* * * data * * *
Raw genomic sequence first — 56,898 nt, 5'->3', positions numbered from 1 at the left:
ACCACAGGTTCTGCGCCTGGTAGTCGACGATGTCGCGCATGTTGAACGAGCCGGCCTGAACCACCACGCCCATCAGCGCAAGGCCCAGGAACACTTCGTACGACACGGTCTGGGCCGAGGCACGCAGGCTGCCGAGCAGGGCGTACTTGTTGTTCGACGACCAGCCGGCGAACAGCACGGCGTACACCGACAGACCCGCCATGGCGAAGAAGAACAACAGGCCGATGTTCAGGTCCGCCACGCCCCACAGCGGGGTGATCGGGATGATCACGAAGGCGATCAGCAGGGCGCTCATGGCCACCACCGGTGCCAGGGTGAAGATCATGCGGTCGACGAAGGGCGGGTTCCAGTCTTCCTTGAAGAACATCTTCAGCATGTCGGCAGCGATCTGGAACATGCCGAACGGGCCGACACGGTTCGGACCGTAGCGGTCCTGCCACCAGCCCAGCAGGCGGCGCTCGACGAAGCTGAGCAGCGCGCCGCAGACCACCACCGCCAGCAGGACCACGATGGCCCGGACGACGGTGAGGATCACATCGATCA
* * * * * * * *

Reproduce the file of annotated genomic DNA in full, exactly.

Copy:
Raw genomic sequence first — 56,898 nt, 5'->3', positions numbered from 1 at the left:
ACCACAGGTTCTGCGCCTGGTAGTCGACGATGTCGCGCATGTTGAACGAGCCGGCCTGAACCACCACGCCCATCAGCGCAAGGCCCAGGAACACTTCGTACGACACGGTCTGGGCCGAGGCACGCAGGCTGCCGAGCAGGGCGTACTTGTTGTTCGACGACCAGCCGGCGAACAGCACGGCGTACACCGACAGACCCGCCATGGCGAAGAAGAACAACAGGCCGATGTTCAGGTCCGCCACGCCCCACAGCGGGGTGATCGGGATGATCACGAAGGCGATCAGCAGGGCGCTCATGGCCACCACCGGTGCCAGGGTGAAGATCATGCGGTCGACGAAGGGCGGGTTCCAGTCTTCCTTGAAGAACATCTTCAGCATGTCGGCAGCGATCTGGAACATGCCGAACGGGCCGACACGGTTCGGACCGTAGCGGTCCTGCCACCAGCCCAGCAGGCGGCGCTCGACGAAGCTGAGCAGCGCGCCGCAGACCACCACCGCCAGCAGGACCACGATGGCCCGGACGACGGTGAGGATCACATCGATCA